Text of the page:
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The Legal Perspective


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The Legal Perspective
November 20-24, 2006
Guest Speaker Glenn Manishin
Kelley Drye Collier Shannon - www.kelleydrye.com

Monday, November 20, 2006

Information security breaches in the United States are reported at an astonishing rate of one every three days. Would you know if an employee had access to customer and corporate files or databases that he or she shouldn’t have? Or if your employees used weak passwords that a hacker could easily bypass? Are all of your company’s mobile devices secure from unauthorized access to personal information? If you are unsure about any of these answers, consider conducting a risk assessment of your data.  Certain federal and state laws require this level of data protection to help avoid breaches.  Ensuring your practices are up to date now will help you set policies and procedures to lessen the chance that your company has a risk of a data security breach that could cost you millions of dollars.

Wednesday, November 22, 2006

With today’s evolving technology, a wide variety of communication channels are available to your employees—from unrestricted company databases, to email, instant messaging, file sharing, and blogging.  Insider threats to networks are increasing, and deliberate and inadvertent leaks of personal information are occurring more frequently, triggering notice obligations and regulator enforcement. On average, a data security breach will cost your company $140 per comprised record, equating to about $14 million per data loss incident.  Today you need processes to monitor activity, and enforce policies that govern how data is created, stored, shared, used, and disposed.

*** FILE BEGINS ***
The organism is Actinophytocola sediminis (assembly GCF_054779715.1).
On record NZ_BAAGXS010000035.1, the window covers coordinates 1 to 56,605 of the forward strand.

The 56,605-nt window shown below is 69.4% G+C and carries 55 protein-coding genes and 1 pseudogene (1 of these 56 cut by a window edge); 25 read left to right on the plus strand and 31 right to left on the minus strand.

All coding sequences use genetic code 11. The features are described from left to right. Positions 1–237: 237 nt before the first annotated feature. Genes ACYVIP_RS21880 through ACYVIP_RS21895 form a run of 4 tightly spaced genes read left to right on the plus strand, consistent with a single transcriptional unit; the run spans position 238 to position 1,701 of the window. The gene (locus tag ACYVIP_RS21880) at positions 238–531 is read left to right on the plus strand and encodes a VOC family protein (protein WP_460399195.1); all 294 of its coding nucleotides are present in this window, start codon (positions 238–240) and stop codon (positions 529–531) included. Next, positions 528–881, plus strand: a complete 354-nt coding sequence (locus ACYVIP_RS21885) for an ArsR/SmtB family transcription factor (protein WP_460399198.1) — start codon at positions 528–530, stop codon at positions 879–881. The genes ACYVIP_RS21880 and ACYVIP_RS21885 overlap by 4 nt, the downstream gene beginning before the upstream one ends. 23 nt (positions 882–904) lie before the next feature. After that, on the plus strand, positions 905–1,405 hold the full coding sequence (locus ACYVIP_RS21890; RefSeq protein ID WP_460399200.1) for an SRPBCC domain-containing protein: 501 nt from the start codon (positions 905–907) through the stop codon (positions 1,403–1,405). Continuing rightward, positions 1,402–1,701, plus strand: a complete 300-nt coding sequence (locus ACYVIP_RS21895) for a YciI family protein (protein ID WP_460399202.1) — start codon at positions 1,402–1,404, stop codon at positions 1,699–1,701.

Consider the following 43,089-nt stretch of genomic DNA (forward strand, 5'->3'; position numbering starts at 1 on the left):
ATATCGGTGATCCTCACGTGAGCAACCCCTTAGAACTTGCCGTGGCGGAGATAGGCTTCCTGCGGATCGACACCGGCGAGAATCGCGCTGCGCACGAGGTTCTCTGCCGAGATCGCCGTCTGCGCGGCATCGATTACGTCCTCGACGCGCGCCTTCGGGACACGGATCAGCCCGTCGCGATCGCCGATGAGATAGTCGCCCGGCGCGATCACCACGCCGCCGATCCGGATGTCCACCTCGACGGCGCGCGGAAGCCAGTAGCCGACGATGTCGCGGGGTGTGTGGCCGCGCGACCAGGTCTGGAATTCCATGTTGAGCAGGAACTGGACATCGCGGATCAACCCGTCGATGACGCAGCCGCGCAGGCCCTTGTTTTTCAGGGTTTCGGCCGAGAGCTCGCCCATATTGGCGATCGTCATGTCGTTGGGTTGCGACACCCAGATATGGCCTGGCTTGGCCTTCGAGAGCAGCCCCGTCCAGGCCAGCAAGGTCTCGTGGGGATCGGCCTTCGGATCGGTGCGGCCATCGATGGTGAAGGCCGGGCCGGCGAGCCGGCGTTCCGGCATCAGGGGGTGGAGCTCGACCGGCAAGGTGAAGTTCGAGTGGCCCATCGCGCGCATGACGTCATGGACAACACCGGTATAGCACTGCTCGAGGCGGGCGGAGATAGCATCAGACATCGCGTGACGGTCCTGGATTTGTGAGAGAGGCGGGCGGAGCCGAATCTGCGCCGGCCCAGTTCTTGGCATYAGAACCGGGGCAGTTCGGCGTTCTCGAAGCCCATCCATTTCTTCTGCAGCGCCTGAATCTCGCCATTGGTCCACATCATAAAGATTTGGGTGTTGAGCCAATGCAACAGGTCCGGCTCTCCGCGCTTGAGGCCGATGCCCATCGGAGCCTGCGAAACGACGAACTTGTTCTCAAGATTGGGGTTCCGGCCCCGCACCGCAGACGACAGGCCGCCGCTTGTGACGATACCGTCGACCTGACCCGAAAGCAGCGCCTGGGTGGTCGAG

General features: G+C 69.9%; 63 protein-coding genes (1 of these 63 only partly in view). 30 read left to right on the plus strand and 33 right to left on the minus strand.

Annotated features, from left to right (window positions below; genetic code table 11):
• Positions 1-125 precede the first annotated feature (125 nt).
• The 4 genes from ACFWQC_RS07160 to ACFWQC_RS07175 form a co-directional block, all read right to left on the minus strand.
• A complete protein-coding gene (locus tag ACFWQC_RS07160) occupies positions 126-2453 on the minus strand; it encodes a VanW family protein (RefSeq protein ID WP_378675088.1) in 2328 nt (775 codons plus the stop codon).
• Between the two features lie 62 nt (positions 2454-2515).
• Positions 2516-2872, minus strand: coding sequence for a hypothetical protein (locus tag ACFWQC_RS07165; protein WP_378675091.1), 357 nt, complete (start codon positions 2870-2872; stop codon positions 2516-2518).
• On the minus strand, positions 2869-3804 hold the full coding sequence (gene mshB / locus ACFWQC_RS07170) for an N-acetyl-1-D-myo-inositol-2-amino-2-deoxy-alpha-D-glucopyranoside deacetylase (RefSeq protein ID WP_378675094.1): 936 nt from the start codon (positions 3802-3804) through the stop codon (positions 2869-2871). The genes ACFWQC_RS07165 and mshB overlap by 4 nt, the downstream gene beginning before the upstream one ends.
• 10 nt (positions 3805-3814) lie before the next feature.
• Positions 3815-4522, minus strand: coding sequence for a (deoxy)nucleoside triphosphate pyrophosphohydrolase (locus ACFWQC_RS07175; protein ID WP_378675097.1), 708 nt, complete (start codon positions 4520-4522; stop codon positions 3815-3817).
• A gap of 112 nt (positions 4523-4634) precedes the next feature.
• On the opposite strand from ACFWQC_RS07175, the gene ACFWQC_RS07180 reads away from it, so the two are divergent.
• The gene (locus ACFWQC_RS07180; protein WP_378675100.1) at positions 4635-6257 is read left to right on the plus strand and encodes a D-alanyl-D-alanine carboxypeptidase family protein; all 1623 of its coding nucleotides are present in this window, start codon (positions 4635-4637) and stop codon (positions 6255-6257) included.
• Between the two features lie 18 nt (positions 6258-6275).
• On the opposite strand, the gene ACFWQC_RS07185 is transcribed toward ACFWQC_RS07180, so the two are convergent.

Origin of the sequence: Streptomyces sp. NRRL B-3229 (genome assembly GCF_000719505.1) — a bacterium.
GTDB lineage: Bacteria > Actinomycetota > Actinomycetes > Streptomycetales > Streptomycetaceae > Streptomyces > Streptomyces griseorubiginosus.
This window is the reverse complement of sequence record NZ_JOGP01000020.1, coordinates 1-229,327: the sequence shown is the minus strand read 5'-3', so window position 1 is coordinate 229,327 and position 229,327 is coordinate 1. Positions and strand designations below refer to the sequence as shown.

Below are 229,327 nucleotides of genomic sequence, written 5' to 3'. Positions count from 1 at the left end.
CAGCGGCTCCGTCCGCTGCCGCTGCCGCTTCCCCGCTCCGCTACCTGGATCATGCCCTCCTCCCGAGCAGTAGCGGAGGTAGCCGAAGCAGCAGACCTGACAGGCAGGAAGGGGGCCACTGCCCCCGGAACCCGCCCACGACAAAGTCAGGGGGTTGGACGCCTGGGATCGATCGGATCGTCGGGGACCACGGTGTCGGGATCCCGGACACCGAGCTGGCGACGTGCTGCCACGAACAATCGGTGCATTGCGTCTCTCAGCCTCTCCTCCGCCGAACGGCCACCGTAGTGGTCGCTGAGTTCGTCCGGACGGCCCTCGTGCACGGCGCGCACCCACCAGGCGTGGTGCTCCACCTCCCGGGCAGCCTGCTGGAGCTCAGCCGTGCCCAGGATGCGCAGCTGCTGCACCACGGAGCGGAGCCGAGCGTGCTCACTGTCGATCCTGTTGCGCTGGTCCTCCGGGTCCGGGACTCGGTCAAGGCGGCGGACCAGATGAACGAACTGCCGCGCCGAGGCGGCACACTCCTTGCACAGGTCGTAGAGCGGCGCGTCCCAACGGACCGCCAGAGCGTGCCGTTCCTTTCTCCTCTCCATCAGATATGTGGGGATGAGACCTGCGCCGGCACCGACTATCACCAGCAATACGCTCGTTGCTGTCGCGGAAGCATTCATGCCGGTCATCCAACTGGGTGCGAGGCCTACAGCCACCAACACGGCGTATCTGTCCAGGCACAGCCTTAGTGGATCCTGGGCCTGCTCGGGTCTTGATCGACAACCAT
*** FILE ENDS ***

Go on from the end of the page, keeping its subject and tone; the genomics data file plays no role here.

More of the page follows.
Friday, November 24, 2006

In the past several years, many companies and their customers have fallen victim to data security breaches.  As many as 88 million Americans -- more than one in four – have had digital data exposed in the past year and a half. Make sure your customers’ information is reasonably protected so that your business does not become part of this devastating statistic.  Look for information technology firms and legal counsel to advise you on security planning and compliance, audit your existing policies and procedures, draft new policies if needed, and train your staff on how to protect information.  These practices are required of most businesses by federal and state law.

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